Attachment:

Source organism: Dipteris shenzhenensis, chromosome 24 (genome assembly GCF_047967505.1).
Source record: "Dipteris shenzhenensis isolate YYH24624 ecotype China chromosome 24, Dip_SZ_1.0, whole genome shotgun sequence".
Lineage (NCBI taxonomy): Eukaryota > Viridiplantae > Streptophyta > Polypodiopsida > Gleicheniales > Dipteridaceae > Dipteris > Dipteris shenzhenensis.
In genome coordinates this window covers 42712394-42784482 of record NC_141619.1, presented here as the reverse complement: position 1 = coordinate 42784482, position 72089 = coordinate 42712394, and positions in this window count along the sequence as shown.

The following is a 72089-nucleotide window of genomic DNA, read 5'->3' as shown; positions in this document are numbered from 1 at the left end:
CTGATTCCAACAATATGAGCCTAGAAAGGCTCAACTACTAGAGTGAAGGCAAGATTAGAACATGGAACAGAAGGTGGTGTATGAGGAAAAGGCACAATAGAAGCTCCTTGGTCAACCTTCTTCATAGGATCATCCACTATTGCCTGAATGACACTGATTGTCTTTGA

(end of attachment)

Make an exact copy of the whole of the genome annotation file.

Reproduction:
Source organism: Dipteris shenzhenensis, chromosome 24 (genome assembly GCF_047967505.1).
Source record: "Dipteris shenzhenensis isolate YYH24624 ecotype China chromosome 24, Dip_SZ_1.0, whole genome shotgun sequence".
Lineage (NCBI taxonomy): Eukaryota > Viridiplantae > Streptophyta > Polypodiopsida > Gleicheniales > Dipteridaceae > Dipteris > Dipteris shenzhenensis.
In genome coordinates this window covers 42712394-42784482 of record NC_141619.1, presented here as the reverse complement: position 1 = coordinate 42784482, position 72089 = coordinate 42712394, and positions in this window count along the sequence as shown.

The following is a 72089-nucleotide window of genomic DNA, read 5'->3' as shown; positions in this document are numbered from 1 at the left end:
CTGATTCCAACAATATGAGCCTAGAAAGGCTCAACTACTAGAGTGAAGGCAAGATTAGAACATGGAACAGAAGGTGGTGTATGAGGAAAAGGCACAATAGAAGCTCCTTGGTCAACCTTCTTCATAGGATCATCCACTATTGCCTGAATGACACTGATTGTCTTTGA